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6 hours 3 minutes
Video Transcription
Hello and welcome to the Splunk Enterprise Certified Administrator course on Cyber A. This is less than 5.4 indexes dot com where we'll be talking in depth about what indexes dot com for look like and some of the configurations you can make in that file learning objectives are gonna be
setting bucket paths, setting bucket role criteria and applying retention policies to your buckets.
Why are we learning this? Well, essentially, we talked about indexes and how all these configurations can be made in depth throughout the past few lessons, and now this will walk through the actual configuration file and teach you how to do those configurations to kind of wrap that information together.
So indexes dot com structure. So this is gonna be structured similar to any other index by our comp dot com file, where consists of stanzas, followed by attributes where the stands that defines the basically, what the settings are being applied to, and then the attributes
to find the actual
So when I do my indexes dot com files, I always do my volume definitions at the top, and then once I've defined my volumes, I start defining my individual indexes this so the stands the name by the full will.
If you don't specify anything else, if you just type of name that's going to be defining an index, and whatever name you put in the stanza will be the name of the index. If you want to define a volume, you need to use the volume colon, whatever the name is
in your square brackets. To make a volume,
your attributes that you'll put under your indexes will define all kinds of things about the index, such as like the path the size, that retention time, you know, the number of warm buckets and a couple other things. But we're gonna discuss those in depth in the next couple of slides.
So here are the attributes that you would use to define
basically the different paths associated with your index, so the home bath will specify where you're hot and warm buckets are stored. Your cold path will specify where you were. Cold buckets are stored. If you specify a cold, the frozen dirt that will give you a frozen directory
and then if you do cold differs and script, that would be to basically run a script to move the data off from the local device to some remote frozen storage
and then, as far, is actually configuring the buckets with your attributes. These are the ones who would use so Max. Data size will specify the max size for a hot bucket. Max Hot pockets will obviously specify the maximum number of hot buckets you're allowed.
Warm DB Max Warm DD account will specify the max number of warm buckets You can have
homeopath that Max data size and be will specify the max size for your homeopath, which, as we mentioned before, is where you're hot and warm. Buckets, air, sword and cold path. That max status size MB will specify the max size for your cold storage if you want. Oh, if you want to enforce some limitations
by bucket type
and then as for his index retention setting, so these are the settings you're going to use if you're enforcing a retention policy,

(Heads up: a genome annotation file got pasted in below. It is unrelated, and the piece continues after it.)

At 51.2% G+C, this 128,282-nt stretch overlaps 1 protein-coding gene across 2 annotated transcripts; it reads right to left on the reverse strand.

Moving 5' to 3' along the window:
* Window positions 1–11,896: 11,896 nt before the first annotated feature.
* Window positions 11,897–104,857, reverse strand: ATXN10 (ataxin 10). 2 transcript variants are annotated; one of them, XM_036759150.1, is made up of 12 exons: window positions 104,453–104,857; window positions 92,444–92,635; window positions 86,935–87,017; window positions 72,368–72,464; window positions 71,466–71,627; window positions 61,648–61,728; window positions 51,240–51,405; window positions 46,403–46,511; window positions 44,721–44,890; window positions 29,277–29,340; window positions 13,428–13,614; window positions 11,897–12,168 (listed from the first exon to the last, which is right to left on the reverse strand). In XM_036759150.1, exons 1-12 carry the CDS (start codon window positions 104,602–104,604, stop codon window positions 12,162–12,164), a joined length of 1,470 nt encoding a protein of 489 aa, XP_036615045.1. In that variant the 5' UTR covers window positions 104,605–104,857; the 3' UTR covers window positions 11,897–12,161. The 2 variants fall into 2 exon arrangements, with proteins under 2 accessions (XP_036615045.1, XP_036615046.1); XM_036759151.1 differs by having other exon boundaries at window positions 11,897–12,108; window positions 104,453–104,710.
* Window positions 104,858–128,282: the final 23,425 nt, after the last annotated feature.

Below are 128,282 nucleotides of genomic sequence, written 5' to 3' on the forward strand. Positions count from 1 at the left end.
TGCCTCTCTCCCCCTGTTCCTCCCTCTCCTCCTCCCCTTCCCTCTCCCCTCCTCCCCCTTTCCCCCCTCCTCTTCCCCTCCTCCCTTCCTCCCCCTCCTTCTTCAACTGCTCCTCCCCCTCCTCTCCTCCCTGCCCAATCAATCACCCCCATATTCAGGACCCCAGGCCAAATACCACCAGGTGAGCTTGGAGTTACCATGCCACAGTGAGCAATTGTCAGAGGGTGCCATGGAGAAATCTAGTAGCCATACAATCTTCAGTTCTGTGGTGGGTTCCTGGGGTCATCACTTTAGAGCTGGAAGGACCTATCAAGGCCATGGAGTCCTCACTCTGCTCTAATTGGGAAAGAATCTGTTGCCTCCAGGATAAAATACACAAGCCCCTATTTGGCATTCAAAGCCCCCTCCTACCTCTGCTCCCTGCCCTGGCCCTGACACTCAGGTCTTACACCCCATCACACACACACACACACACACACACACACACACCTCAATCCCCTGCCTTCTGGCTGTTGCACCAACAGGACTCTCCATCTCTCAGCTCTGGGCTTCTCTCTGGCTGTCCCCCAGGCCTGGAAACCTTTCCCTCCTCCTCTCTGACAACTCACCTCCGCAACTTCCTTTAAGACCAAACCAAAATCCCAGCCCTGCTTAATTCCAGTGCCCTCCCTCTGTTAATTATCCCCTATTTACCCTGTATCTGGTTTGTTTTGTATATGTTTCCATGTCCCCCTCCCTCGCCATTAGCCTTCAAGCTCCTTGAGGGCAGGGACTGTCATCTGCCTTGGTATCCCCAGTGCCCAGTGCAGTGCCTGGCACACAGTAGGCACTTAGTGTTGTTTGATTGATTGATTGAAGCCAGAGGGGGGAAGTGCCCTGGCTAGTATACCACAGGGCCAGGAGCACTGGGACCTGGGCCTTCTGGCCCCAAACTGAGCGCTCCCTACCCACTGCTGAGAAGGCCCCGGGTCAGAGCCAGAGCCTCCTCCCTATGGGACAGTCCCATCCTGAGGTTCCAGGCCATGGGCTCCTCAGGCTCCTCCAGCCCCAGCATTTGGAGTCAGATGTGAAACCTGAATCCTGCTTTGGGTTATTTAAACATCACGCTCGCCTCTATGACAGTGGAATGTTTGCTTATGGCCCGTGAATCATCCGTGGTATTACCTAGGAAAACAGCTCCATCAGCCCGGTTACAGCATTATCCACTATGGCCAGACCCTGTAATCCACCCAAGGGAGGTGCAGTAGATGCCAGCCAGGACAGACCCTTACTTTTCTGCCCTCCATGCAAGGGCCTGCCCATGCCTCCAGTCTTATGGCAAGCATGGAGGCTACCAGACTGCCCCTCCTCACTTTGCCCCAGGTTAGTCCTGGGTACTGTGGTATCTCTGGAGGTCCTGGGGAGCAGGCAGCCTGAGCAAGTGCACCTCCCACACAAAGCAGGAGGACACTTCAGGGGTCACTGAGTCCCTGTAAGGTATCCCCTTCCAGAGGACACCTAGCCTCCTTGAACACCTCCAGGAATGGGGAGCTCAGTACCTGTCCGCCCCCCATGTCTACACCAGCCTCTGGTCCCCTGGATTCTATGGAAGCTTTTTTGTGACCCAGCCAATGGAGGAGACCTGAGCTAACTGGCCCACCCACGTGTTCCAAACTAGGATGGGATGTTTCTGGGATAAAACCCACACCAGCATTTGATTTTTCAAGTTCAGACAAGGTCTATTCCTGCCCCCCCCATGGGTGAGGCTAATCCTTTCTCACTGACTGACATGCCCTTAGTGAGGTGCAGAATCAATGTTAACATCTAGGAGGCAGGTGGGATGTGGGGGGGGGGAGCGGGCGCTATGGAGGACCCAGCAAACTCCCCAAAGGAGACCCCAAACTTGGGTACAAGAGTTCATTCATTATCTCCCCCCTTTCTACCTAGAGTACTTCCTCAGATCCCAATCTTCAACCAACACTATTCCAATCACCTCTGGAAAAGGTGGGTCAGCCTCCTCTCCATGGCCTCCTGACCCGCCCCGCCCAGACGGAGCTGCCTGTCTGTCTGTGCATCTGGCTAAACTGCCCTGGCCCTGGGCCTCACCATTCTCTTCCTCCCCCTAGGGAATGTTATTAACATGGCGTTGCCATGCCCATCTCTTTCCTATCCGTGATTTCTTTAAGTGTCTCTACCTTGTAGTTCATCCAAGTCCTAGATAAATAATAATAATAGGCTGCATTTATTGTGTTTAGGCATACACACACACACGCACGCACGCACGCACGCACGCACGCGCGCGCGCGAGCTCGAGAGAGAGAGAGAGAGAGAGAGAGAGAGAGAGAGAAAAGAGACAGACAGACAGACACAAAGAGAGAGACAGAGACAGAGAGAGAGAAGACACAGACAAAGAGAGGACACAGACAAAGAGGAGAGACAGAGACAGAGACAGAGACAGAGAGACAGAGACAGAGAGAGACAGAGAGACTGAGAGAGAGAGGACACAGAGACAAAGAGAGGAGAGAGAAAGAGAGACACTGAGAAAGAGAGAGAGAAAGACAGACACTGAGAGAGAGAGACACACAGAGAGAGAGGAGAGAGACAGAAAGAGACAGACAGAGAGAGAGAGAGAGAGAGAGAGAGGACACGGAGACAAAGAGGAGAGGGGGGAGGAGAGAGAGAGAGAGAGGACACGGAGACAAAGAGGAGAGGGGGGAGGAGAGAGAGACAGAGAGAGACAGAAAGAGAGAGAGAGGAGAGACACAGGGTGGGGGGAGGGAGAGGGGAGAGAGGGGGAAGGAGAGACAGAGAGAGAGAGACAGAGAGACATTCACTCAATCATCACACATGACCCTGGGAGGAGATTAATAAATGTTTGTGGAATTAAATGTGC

so you're inside this in advance. What is the maximum amount of data I want a store, and what is the maximum time frame for storing that data? But keep in mind if either one of these is if either one of these restrictions is hit
than your data will automatically roll to frozen. So even if you wanted toe have a longer retention period.
But you hit your Mac status eyes, you're gonna start rolling down a frozen, which means you may not be meeting your attention requirements, so just pay careful attention to that. So Max, total data size MB will specify. The max size and frozen time period in seconds will specify how old you'll how old data will be
in seconds
for its rolled frozen.
So a quick note on volumes I know we mentioned them earlier. What they are is essentially just ah, grouping of indexes, so you can you can create a volume, and then you can have the paths for different indexes right to that volume.
And then you can set specific size limits
on the volume so you can manage multiple indexes at once. The only thing to keep in mind here is that any limitations on the ball yume so, for example, size limitations will supersede your index specific limitations. So if
one index is hogging mostly data available on the volume,
then you may not meet your attention periods because when the volumes filled, it will start rolling data to frozen, regardless of what the index specific setting is.
So here's an example
of what it would look like if you configure the volume. And like I mentioned in the first slide, um, I always to find my volumes at the top. So here the two volumes volume Colon. The name is the stanza, which, which
indicates, Hey, this is a volume and then also tells you what the volume should be named so that you can reference it later
and you specify a path and the max size there and then a Z. You can see later on where these indexes I one I two and Main are being defined. They can reference the volume as their path.
Um, so that's what this would look like. And it's kind of nice, because you can use the volume as a kind of shorthand if you want.
So in this video we covered the different basically well. First, we started with the structure of indexes dot com, and we talked about the different attributes available for defining where the index's buckets will reside. Where, the or what,
what settings they'll use to determine when buckets roll over on. Also, the index
spent settings for retention, whether it be by time or data size. And we also discussed volumes and looked at a sample configuration where there were several Index is actually using a volume, so that wraps up this lesson and we'll see you in the next video.
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